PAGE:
Rachel Richards is an author and real estate investor that came from humble beginnings and 'retired' at the age of 27. Rachael demistyfies the overwhelming, intimidating and complex world of personal finances to making simple, fun and accessible.   In this episode, Rachel shares her story of how she got started as a financial advisor, lauched into real estate, scaled up to 40 doors and built a diversivied portfolio. Rachel's Site: Rachel's free passive income starter kit: Rachel's Book:  --- Transcript   Before we jump into the episode, here's a quick disclaimer about our content. The Remote Real Estate Investor Podcast is for informational purposes only, and is not intended as investment advice. The views, opinions and strategies of both the hosts and the guests are their own and should not be considered as guidance from Roofstock. Make sure to always run your own numbers, make your own independent decisions and seek investment advice from licensed professionals.   Rachel: What's up everybody, Michael Albaum here with the remote real estate investor. Today with me I have an amazing guest, Rachel Richards, she is a best selling author, finance guru, real estate investor, former financial advisor, professional speaker just did amazing all around person. And she's gonna talk to us today about all of those topics and more. So let's just jump right into it.   Rachel Richards, thank you so much for taking the time to hang out with me today. I really appreciate you coming on.   Rachel: Yeah, thank you for having me. I'm excited.   Michael: Oh, me too. So I mean, for those of our listeners who don't know you, I know you as a best selling author, finance guru, real estate investor, former financial advisor, professional speaker. I mean, is there anything that you haven't done?   Rachel: Well, I appreciate that you make me sound really good. So I don't know.   Michael: You have seemingly accomplished so much in the financial and real estate space. I would love if you could give our listeners a little bit of background on who you are, what you've done, and then what you're currently doing in real estate.   Rachel: Yeah, for sure. I started as a finance nerd at a pretty young age. I still am a nerd to this day and proud of it. But I grew up in a household where money was always a stressor. And so at a pretty young age, I was motivated to turn things around for myself and become financially independent, and went to college, I became a financial adviser. I'm kind of giving you the high level story. But I read Rich Dad Poor Dad in high school. And that was the first thing that yeah, that turned me on to real estate investing. So I always knew that was going to be my path.   I didn't know about all these other passive income streams yet. And my eyes opened on passive income a little bit later. But I knew real estate investing was one of the key pathways for myself. So I did start investing in real estate with my husband in 2017. I also self published my first book money, honey that year. And we had these two passive income streams, rental income and royalty income. And we focused on growing those as much as we possibly could over the next few years. So fast forward to 2019. So within the span of two years, we had accumulated almost 40 rental doors, six buildings, almost 40 doors, and we've grown our passive income streams, yeah, to over $10,000 per month. So by then I was able to quit my job. We were financially independent. And that is where we are today.   Michael: Oh, my gosh, well, there is a lot to unpack there. That's incredible. So taking a few steps back, do you think that you became a financial advisor because of that angst you were feeling at home. And that's never something you never want to worry about money. So you said if I can get as educated as I can about it, it'll be easier for me.   Rachel: I think there were a few reasons I became a financial advisor. That's definitely one of them. One of them is because my parents were really struggling with money. And I wanted to help them. And for some reason, I felt like I needed to have the credibility of calling myself a financial advisor to finally be like, okay, look, I'm taking over your finances. We're going to get you out of debt. We're going to turn this around, and I'm going to finally manage your money for you.   So I did that. And we did help them and they're doing way better now than they were this was like a decade ago. So that was one of the reasons was to help them. And another reason is because I had the passion for helping people manage their money, I was obsessed with learning about how to invest in the stock market. And the third reason is because I sold Cutco cutlery in college. Have you heard of Cutco knives? By any chance?   Michael: Yeah, I've heard of it. Is that the door to door selling?   Rachel: Yeah, it's like a direct sales company. So it's high quality knives. And of course, when I when I took this job, I had graduated from high school. I was terrified at the idea of taking out student loans because I had read enough books. I knew enough to be hesitant at the thought of that. And I'd seen what student loan debt had done to other people and how crippling it could be. So I was really scared of student loans. I didn't want to take on debt. And my parents were not able to help me pay for college whatsoever. It felt like all my friends I grew up in this really wealthy bubble and I felt like all my friend's parents were paying for their school and good for them, but I was kind of having to pay for it on my own.   So I took this job selling knives. And it was the first time I've been exposed to something where the harder you work, the more money you make. And I knew I could outwork anybody. So I sold knives my mom was less than thrilled about The idea of me selling sharp objects to family and friends, but that's what I did. I sold Cutco. I set sales records, and I paid my way through school and I graduated completely debt free, which is one of my proudest accomplishments. And because of the sales experience, and my passion for helping people with money, I figured becoming a financial adviser was my dream job. And that would be the perfect fit for me. I was wrong about that. But that was my thought at the time.   Michael: Good for you, Rachel. That's incredible. That's really, really incredible. So now you became,   Rachel: Thank you.   Michael: Yeah, you're most welcome. So now you've become a financial advisor, you are looking to help people with money, and their finances. And so I'm curious, where do you see real estate fit into that picture, because I know a lot of financial advisors and a lot of them push products that they make Commission's on or push more passive investments in the stock market. So curious to know how you blended the two for professional level as well as in the personal level, you investing in real estate and seeing how impactful it can be.   Rachel: Yeah, and honestly, that was one of the things that I found disenchanting about the financial advising industry is how financial advisors are incentivized. And they you know, they want you to sell certain products to people that maybe are not in their best fit. So I didn't last very long in that industry, I think I was only a advisor for almost a year, actually. But I always had the dream of becoming financially independent. And so I knew that working in a job where I was trading, my time for money was not the way to become financially independent. So that's where real estate investing made a lot of sense to me, I knew this was something that could be a passive income stream, if I did it the right way. You know, I always tell people, you don't want to have this huge rental portfolio and quit your job to become a full time landlord, right? That's not the goal.   So you have to do this, and you need to have a property manager, that's one thing that will help it become passive. And even with a property manager, there's always going to be an aspect of manage the manager. So it's not going to be perfectly passive. But it is a lot more passive than a nine to five job, or working a sales job or working as a financial advisor.   Michael: Yeah, nice.   Rachel: So it was always my goal to start investing in real estate. And doing that on the side. And my husband, I hadn't met Andrew yet my husband as a financial advisor, but I did meet him later. And together, we wanted to get to this $10,000 A month mark, because I think at the time, our expenses were like $6,000 a month. So it felt like we could cover our expenses and still have a lot of money to save. And just to back up, let me just define what passive income is or the way that I define it. I define passive income as money that is earned with little to no ongoing effort. There are not many things that are truly 100% passive, except for portfolio income.   Most passive income streams will require you to work a few hours a month or a couple hours a week to maintain them. But again, it's a lot more passive than working 40 hours a week as a full time salaried employee.   Michael: Yeah.   Rachel: And the epiphany that we had several years ago, is that once your passive income exceeds your living expenses, you're retired, you're financially independent. So once we realize that it was just this, this constant urge to have enough passive income to cover our living expenses. And even more because we wanted buffer room, we wanted to keep saving money. So that's why we came up with that $10,000 A month goal.   Michael: Love it. Love it. And so you started investing in rental properties in 2017, you said, and two years later, you've got 40 doors under your belt, which is unbelievable. So I'm curious to know, how did you get your start? And what led you or what allowed you to kind of take that first step? Because I think so many of our listeners, and so many beginning investors get plagued by analysis paralysis. So how did you do it?   Rachel: Yeah, that's a great question. And I'm glad you asked when people hear that I went from zero to almost 40 doors and under two years, the first thing they asked me is like, Are you a trust fund, baby. So I always like to clarify right off the bat. I'm not a trust fund baby. I never made six figures actually, from a job or a career. I started off as a financial advisor making $36,000 And my next job I was making $32,000. In my next job I was making $42,000. So by no means was I was making some huge salary to achieve this. We were kind of making average salaries, but working really hard and being frugal and being thrifty in order to accomplish what we accomplish. So always put that out there first. There was a lot of fear, for sure, in that first rental property, and there was a lot of discouraged discouragement along the way. So the first duplex we had been searching for months and months and months to find this first duplex that we invested in. We started looking in early 2016 I think, and I'll back up with a quick story of who was working for at the time.   I was working for this woman who was a very emotionally abusive boss. And I was overqualified for this job, I was underpaid. This is one of the most condescending people I've ever worked with. Like, I just I've never seen an adult person, treat another adult person this way in my life. She regularly made her employees cry. She just made people feel stupid. So it was an awful work experience. Yeah. And there was just this one time where she made me cry. And I was I went to the bathroom to clean up and I just looked at myself in the mirror, I was 23. At the time, I looked at myself in the mirror, and I just decided, I am so sick of this. And I am never going to let another employer treat me this way again. And I'm never going to be financially constrained, again, where I feel trapped in a job, and I can't leave because of finances.   And I remember feeling like I'm so sick of myself, I'm sick of talking about investing in real estate. I'm sick of complaining about this job and not doing anything about it. So it I had this enough is enough moment, where yes, it was a low point for me. But also the silver lining of that is that I finally started to take action. And I finally realized, I'm done with this, I'm going to start taking action, I'm going to get serious, and I'm going to buy my first rental property. And I share that because I think you have to almost have that moment and have that mental jump, where you just decide, okay, I'm going to do this because I'm sick of hearing myself talking about it. Or I'm sick of like living in fear or living in the what ifs or you know, what if I lose money, what if this bad thing happens? What if it doesn't go right? It's like, you just have to take the first step.   So I had that moment, I started to take action, we started to look for rental properties. It took a long time, way longer than I thought. And I think most first time investors experienced this. We put offers on properties. We had a an accepted contract on a property and it fell through. And so there were so many times we're like, this just isn't going to work. And we taught we told ourselves, Well, you know, this works for some people. Clearly, this just isn't meant to be.   Luckily, we got through that. And we kept looking and we didn't let it completely discourage us. And we finally found this duplex. And by then the great news was we'd analyze so many properties that we recognized, this is such a good deal. And we were able to take really quick action, make an offer on the property and close on it. And we were really confident in it because we you know, we made other offers on properties. We'd had accepted contracts, and it was to this day, the best deal we've ever done.   Michael: No way   Rachel: Saw it. We we recognized it. And we we took quick action. Yeah, I mean, the I think we have like a 25% cash on cash ROI or something something. It's at least 25%. So   Michael: That's incredible.   Rachael: That's how we got our first duplex. Yeah, it's crazy. Yeah.   Michael: And so you said that you were facing a lot of headwinds and discouragement and mental hurdles and physical obstacles. How did you and I imagine you're working with your husband at this point, right?   Rachel: Yes.   Michael: How did you know and how, I mean, how did you go about analyzing properties? Was it hey, we've just seen this enough times to kind of know what we're looking for. Did you have a mentor or coach kind of walk you through or somebody more experienced that was able to guide you or were you kind of figuring it out on your own?   So by then, I had taken a couple different jobs in the real estate industry. I partnered with somebody who flipped houses and I learned a lot from him. This job that I'd worked at with this abusive boss, she was a realtor and I was her admin assistant. So I did learn a lot from her as well. I read a lot of books. So one of the best books I read to help me with analyzing rental properties is the book hold by Steve Shader and then the McKissicks, Jim Melinda McKissick. Okay, that was a great book for me to learn how to analyze properties. So I was just kind of going off of what I learned myself to that point and using my own spreadsheets.   Michael: Love it. So you got a kick butt deal. That was your first one down. And then the next just started falling down like bowling pins, and it was a pretty sequential, it sounds like it happened fairly quickly over the span of two years.   Rachel: Yes, it did happen quickly. I'm happy to get into the numbers too, because a lot of people were like, how did you come up with all these down payments if you weren't doing house hacking, because we came up with 20% and down payments, one after the other, which was quick and it was a lot of money. So the first duplex was $100,000. That was the list price. We we had a few advantages going for us that allowed us to save money, first of all, so we both graduated without debt, I sold knives. My husband's a veteran and he used his military benefits for his college.   So we graduate without debt. That was a big advantage because even though we started out not making six figures and I never made six figures my husband did eventually even though We started off not making six figures, we could save a lot a large portion of our salary. Back when I was making 36 grand, I was saving 50% of my income. I was living off something like $1,500 a month.   Michael: Holy smokes.   Rachel: Yeah, in Louisville, Kentucky. I mean, it was very bare bones, I was very, very frugal. So because of that it only took me a few years to save up a decent chunk of money that I could invest into real estate. And then obviously, Louisville, Kentucky is where we invested, it's a great place to invest low cost of living. It's an affordable city. So the duplex we found was 100 grand. So those were some of the advantages that we had. And that's how we came up with the downpayment for that first duplex by 2017, we both had $10,000, we saved and we pulled together to get to the $20,000 downpayment. That's how it started.   Now how we scaled, we did a couple things. First of all, we did not give into lifestyle creep. So those few years leading up to that we were very frugal, we made a lot of sacrifices, we weren't going out to eat with friends, we weren't partying on the weekends. I mean, we were working full time jobs, we were acquiring rental properties. On the weekends, I was starting to write my book in the evenings, we were just working and hustling. It's not like we had these really cool lives or anything. So we made a lot of sacrifices. And after we bought that first property, and we were cash flowing $500 a month in profit, it would have been really easy for us to turn to each other and high five and just decide, wow, now we can really live it up, we have $500 a month, we can increase our quality of life, we could get a new car, we could do whatever.   But we didn't, we decided we're gonna save 100% of this cash flow. And we're gonna reinvest this into the down payment for the next property. So that was one thing we did, we didn't get into lifestyle creep. And the second thing, this is really the key for us. We I had my real estate license, I did not have it for the purpose of having clients. But it was just for my own purposes and representing us as the buyer's agent on the deals. So we would deplete our savings completely to buy the for the downpayment and to buy the property. But then I would be the buyer's agent on the deal, we would represent ourselves. And I would immediately get a commission check back for 1000s of dollars, sometimes it would be 10 grand depending on how much the property was.   So that would be an immediate boost that would help us save for the down payment for the next property. And by then to by 2017, my husband was making six figures. So you think about a 50% savings rate on our combined income. And those other three things that cashflow we kept generating from every successes, successive rental property, the Commission's from the real estate license, we were able to have some very, very fast momentum where we could come up with down payments, one after the other and scale very, very quickly. So that's how we did it.   Michael: That is so cool. That's so cool. Rachel, a question for you kind of about mindset. And how do you square saving so much of your income and being so frugal when it sounds like a lot of your friends and circle may not have been? I mean, it was that hard, like just emotionally to get through?   Rachel: It was definitely challenging. It was definitely challenging. I think from a young age, though I've always had this mindset of, or I always recognize that doing the opposite of what most people do tends to be more successful, I guess I don't know if that's the best way of putting it. But I always was like, I'm going to do the opposite of what most people are doing.   Michael: Yeah.   Rachel: And I was always able to, I guess delay gratification or just keep that motivation in front of me and stay very, very disciplined. So it was difficult. I remember there were times working when I did work in corporate finance eventually. And I remember my coworkers would invite me to lunch. And I always packed my lunch. And so the first few times they invited me out to lunch, I would eat my lunch first and I would join them because I didn't want to miss out, I would want to network and I would want to go to lunch with them because I liked them. And so I would say yeah, I'll go to lunch. And then I would go and just drink water. And so I would explain to them, you know, sometimes I would say I'm just trying to be healthy, or I'm on a diet or sometimes I'd be like, I'm just trying to save money. I would always tell the truth, whichever it was, but…   At first I think they probably thought it was weird. Not that they ever said that. Right? But then they got used to it. And they knew that if they invited me to lunch, I was gonna come and not eat and they were always supportive. And luckily, I've always had very supportive people in my life that helped me along the way. But yeah, I mean, you just have to get used to kind of being the oddball out because it is kind of weird. You're not getting the new car and you're not getting the new house but you know that in the end, you're going to have a lifestyle that's going to be freedom and travel and way different than than what anybody else can experience. until you know that it's going to be worth it. And if you can focus on that, it'll make all those sacrifices in between a lot easier.   Michael: Totally. I forget who said the quote, but it's something to the effect of live like no one now. So you can live like no one else later.   Rachel: Yes. That's a great one.   Michael: Oh, that's awesome. And I totally hear you. Because I mean, coming from a guy who lives in a van with his dog and wife, I totally get the doing the opposite of what everyone else does.   Rachel: Yes, I try to still live by that, especially with investing in the stock market, too.   Michael: Oh, okay. So that's actually a really great segue for something I wanted to chat with you about. So what is your take on the stock market? I mean, is that is that an asset class that you believe in that you invest in to get diversified? Talk to me about that?   Rachel: Yeah, for sure we invest in a stock market. I think the more diversification, the better. So we invest in the stock market, we invest in real estate. And within real estate, we do all kinds of things multifamily self storage, you know, we own direct rental property. And then we have syndications. And then we have REITs, and other types of real estate investments. So I always think the more you can diversify yourself, the safer your portfolio is, stock market investing, I think is an absolute must for everybody. My husband still works a W2 job, even though we're financially independent, he loves his job, he loves what he does. So he has a 401k that we max out every year. And we still have old IRAs that are invested in the stock market.   I am a big believer that what is boring, ends up being sexy in the long term. So we invest mostly in index funds and ETFs. And long term investing, most of the time, I'm not caught up in how the Dow has performed today, or how the S&P is performing or what's going on in the stock market, because I don't look at it. The way I approach the stock market is that it's none of my business. I know that in the long term, it's going to take care of me and that in the long term, the stock market has always gone up, it's going to be volatile, day to day, week to week, month to month, year to year, but over the decades, my money will go up as long as I keep it invested. So I don't think I've ever sold anything I've invested in. And I've started investing at the age of 18. So I'm like 11 years in now.   But that's how I've approached it. I don't invest in crypto, it's not because I don't believe in it. It's just that I haven't had the time to fully educate myself on crypto, and to fully understand it. And if I don't 1,000% understand something, I don't invest in it. It's as simple as that. And I would tell anybody that if you don't understand something completely don't invest in it.   Michael: That's a great tip. That's a great tip. So Rachel, I'm curious to know, because you used to work as a financial advisor, what did you see your really successful clients doing? And where were they investing?   Rachel: Yeah, the I would say the successful clients. I mean, I was a fee only advisor, first of all, so I was advising my clients differently than what other people were doing. I would say that my most successful clients were doing what I told them to do.   Michael: For someone who might not be familiar with the financial advisement world, what is a fee only advisor? And how is that different than some of the other fee structures out there?   Rachel: Yeah, it's really important that clients understand how their financial advisors are being paid. So if you're looking to work with a financial advisor, you definitely need to advocate for yourself and ask, Hey, how are you being paid, what's your pay structure, there's three ways financial advisors are paid. Number one is commission based, that means they're being paid a commission based on the products that they sell to you. That's not a good thing normally, because that means they might be incentivized to push products on you that might not be in your best interest. Number two would be a fee based advisor, which means they could be paid still commission some of the times and fees other times.   And then number three is a fee only advisor. And this is the best way. This would be somebody that is paid, for example, 1% of the assets under management. So they're paid based off of like a fee of your portfolio, or it could be an hourly fee. And this is the one that's the most in alignment with with your values, because the more money you make, the more money they'll make. So that's something you want to ask them, you also want to make sure that they're a fiduciary, that means that they are obligated to act in your best interest and look out for your best interests as your advisor.   Michael: So what you're saying is that there can be licensed and registered financial advisors that are not fiduciaries.   Rachel: Correct.   Michael: That's mind blowing.   Rachel: It is, isn't it and people don't know that. I didn't even know that until I was a financial advisor.   Michael: Wow.   Rachel: And so yeah, there you can have all these certifications and licenses and still not be upheld as somebody that is legally obligated to act in your clients best interests.   Michael: Wow. Okay, well, you have just armed all of our listeners with a Fantastic question. If they're chatting with financial advisors, and it's as simple as argue a fiduciary   Rachel: Mm hmm, that's right.   Michael: That's great. That's great. Okay. And then so getting back to to what you were saying previously about that the most successful clients you had were the ones that listened to your advice, what advice were you giving them?   Rachel: It was, it came down to the same things that I do with my own portfolio, investing in the long term, investing in the, you know, the boring things that I say in quotes, index funds, ETFs. But the thing is, when you invest a lot of your money in the stock market, it can be very scary and emotional. The most successful clients were the ones who did not panic and sell at the wrong time. Because when the stock market's going down, your instinct is to sell and you want to get out and you want to make sure you're not going to lose any more money.   The thing is, though, when the stock market's going down, you don't actually have a loss, right? It's a theoretical loss, you don't actually have a loss until you sell and then you've actually realized that loss, you make that loss real. If you don't sell, the loss isn't real yet. And if you look at the stock market over time, you see that it's always gone up. So if you can just hold out, you just if you can suppress the panic and the fear. And if you can hold out and keep your money in the stock market, even invest more in the stock market, because the stocks are on sale if the stock market has gone down. And if you can just wait that out, it will go back up, it always has in the long run. So the clients that were able to manage their emotions Well, during those times of panic and fear. Those are the ones who did the best in the long run.   Michael: Yeah, that makes total sense. So Rachel, would you say that it's a fair expectation of someone to have have their financial advisor to have the advisor help them manage their emotions and kind of coach them through the highs and the lows of those emotional roller coasters?   Rachel: I think so. Yeah, I think a good financial adviser would do that. And when you're looking for somebody, that's another question to ask. I've seen good financial advisors who set expectations helped manage their clients emotions through the when the markets very volatile. So I think absolutely, and again, this all comes back to the concept of doing the opposite of what everyone else is doing. So when you successfully invest in the stock market, if everyone's hopping on the latest trend and buying the latest crypto, then it could be a signal not to do that. Or if everyone's panicked and selling in the stock market is going down. That could be a signal not to sell. If you do the opposite of what everyone else is doing that can end up being very successful for you.   Michael: Okay, I want to shift gears entirely here and talk about the book that you wrote. Because again, just another notch in your belt, another accolade you have, it's called Money Honey, why did you write it? Who did you write it for? And what can people expect to get out of it if they end up purchasing in a reading it?   Rachel: Well, thank you for asking money, honey was a complete surprise for me because it was it was something I was just doing as a passion project. And when it took off the way it did, I was shocked. But I started writing it in 2017, because I was a former financial advisor and all my family and friends came to me for financial advice, which I loved. And I also began to wonder, well, why aren't they reading books like I did? You know, why aren't they learning on their own? And then I had this aha moment where I realized, oh, yeah, personal finance is boring. It's overwhelming. It's intimidating. It's complex. No wonder, no wonder people don't like to learn about it.   So I thought to myself, How can I make this topic sassy, and simple and fun. And that's where the idea for money honey came from. And the words kind of poured out of me at first, it was something I was really excited to do, just something I felt compelled to do. So I self published the book in September of 2017. And like I said, to my surprise, it just took off immediately. It really resonated with female millennials. And it teaches the basic topics of personal finance, budgeting, savings, stock market, investing, debt, it touches on insurance and taxes as well.   So that is what somebody would get out of it. And it's yeah, like I said, it's done well has over 1100 Amazon reviews now and it just sells more and more every year. So it just blows my mind.   Michael: Right on. And where's the best place for someone to pick up a copy of the book?   Rachel: It's on Amazon, and it's in ebook paperback and audiobook formats.   Michael: Right on, Rachael, this has been so amazing. I really, really appreciate you coming on here. And you're just like a Swiss army knife. Like you just got so many facets to you and so much experience that I love and I know our listeners will love. If people want to learn more about you find out more about your story. Where can they get ahold of that type of stuff?   Rachel: Thank you. I appreciate it. My website is Money Honey, Rachel calm, and my Instagram is money. Honey Rachel and what I would love to do for your listeners is, if anyone wants to download my passive income starter kit, I will give that for free so you can go to to download that.   Michael: Amazing. Thank you so much. We will definitely link to all of that in the show notes here. Who Rachel, thank you again. This has been so much fun and I wish you the best of luck and hope to stay in touch.   Rachel: Thank you so much for having me.   Michael: Already, everybody that was our episode a big big, big thank you to Rachel. It was so much fun as super insightful. We covered a ton of topics. I am definitely gonna be getting a copy of her book here shortly. If you enjoyed the episode, feel free to leave us a rating or review wherever you listen to your episodes. And as always, we look forward to seeing the next one. Happy investing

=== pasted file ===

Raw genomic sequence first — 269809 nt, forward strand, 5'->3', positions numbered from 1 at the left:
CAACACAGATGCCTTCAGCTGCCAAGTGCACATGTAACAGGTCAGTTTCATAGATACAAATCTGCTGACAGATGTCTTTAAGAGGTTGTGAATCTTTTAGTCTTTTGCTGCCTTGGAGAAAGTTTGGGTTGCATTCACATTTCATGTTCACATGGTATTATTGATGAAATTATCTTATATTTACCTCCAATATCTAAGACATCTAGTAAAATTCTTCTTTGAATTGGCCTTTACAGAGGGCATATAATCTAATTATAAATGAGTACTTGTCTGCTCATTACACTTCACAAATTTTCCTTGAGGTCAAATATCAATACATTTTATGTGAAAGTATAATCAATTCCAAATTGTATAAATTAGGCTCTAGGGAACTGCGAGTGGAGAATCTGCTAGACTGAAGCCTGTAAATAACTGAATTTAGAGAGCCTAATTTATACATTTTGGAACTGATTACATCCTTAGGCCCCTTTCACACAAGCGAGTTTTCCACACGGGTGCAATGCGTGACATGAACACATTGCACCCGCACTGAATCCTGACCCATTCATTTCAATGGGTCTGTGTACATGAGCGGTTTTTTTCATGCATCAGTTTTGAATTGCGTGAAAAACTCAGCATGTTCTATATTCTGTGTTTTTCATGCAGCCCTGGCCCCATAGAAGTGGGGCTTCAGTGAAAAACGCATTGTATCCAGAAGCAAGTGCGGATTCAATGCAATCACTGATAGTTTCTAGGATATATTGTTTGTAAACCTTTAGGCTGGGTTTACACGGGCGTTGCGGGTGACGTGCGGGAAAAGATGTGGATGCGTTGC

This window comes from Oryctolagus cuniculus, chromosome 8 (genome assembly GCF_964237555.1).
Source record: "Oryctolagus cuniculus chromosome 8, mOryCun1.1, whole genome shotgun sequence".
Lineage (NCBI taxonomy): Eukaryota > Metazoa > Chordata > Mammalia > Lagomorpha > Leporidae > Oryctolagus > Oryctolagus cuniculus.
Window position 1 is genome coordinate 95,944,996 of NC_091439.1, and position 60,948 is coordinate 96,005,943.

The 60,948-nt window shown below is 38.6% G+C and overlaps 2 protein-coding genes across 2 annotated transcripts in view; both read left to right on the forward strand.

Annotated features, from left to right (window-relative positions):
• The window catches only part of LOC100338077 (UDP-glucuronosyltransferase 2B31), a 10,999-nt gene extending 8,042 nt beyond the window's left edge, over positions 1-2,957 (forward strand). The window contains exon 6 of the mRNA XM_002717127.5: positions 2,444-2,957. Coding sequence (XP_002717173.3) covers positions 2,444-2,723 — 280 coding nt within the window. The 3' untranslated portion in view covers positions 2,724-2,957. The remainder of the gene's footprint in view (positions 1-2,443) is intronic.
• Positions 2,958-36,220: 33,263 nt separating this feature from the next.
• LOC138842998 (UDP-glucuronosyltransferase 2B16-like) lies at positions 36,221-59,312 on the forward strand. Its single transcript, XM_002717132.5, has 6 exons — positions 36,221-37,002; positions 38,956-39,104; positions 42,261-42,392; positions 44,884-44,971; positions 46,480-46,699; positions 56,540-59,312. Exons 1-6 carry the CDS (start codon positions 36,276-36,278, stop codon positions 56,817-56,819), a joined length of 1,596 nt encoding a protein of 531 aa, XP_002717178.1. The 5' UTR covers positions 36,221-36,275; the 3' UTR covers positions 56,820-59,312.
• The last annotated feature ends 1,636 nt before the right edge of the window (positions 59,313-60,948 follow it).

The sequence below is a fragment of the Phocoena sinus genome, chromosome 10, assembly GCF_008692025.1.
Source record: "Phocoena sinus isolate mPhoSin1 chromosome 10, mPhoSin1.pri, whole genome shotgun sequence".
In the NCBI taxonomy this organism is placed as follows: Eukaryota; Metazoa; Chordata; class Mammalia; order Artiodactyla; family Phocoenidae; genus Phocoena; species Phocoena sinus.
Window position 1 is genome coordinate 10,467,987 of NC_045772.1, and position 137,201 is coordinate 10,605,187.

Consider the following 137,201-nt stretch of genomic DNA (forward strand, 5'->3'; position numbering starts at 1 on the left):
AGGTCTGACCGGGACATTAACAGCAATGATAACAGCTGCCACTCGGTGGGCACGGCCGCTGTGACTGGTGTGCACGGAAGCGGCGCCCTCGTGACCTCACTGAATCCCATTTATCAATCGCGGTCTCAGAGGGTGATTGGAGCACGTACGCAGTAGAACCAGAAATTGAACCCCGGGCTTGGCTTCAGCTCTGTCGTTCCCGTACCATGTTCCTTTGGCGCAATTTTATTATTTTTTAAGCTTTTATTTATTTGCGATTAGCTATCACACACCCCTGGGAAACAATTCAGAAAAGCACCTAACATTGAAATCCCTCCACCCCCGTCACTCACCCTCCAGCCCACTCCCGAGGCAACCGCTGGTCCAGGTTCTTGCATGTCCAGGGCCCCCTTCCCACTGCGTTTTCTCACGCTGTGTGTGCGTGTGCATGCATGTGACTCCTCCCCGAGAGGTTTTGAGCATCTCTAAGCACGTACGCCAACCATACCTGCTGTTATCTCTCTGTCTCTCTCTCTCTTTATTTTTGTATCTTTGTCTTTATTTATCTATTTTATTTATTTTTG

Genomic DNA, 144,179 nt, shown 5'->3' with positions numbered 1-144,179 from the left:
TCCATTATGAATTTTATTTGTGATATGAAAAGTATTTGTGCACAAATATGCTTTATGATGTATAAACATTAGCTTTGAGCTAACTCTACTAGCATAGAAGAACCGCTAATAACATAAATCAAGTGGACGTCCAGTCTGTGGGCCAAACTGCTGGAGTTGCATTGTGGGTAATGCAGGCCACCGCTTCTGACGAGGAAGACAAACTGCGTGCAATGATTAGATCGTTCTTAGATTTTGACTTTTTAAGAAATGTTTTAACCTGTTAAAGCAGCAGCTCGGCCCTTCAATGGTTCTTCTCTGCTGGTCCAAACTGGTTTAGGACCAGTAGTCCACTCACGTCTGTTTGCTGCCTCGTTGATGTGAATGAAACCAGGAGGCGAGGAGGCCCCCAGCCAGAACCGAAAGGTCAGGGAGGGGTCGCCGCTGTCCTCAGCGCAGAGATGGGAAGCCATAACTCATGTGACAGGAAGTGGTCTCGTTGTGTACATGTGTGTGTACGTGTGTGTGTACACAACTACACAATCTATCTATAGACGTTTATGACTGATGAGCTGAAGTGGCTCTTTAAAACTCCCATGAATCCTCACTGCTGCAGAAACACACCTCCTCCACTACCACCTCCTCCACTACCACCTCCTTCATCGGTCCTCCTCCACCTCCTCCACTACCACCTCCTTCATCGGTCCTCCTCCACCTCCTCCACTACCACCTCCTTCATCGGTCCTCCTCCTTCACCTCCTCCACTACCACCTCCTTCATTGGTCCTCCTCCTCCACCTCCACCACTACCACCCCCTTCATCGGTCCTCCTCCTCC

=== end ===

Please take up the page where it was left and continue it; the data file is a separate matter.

How Avery Carl builds long term wealth through short term rentals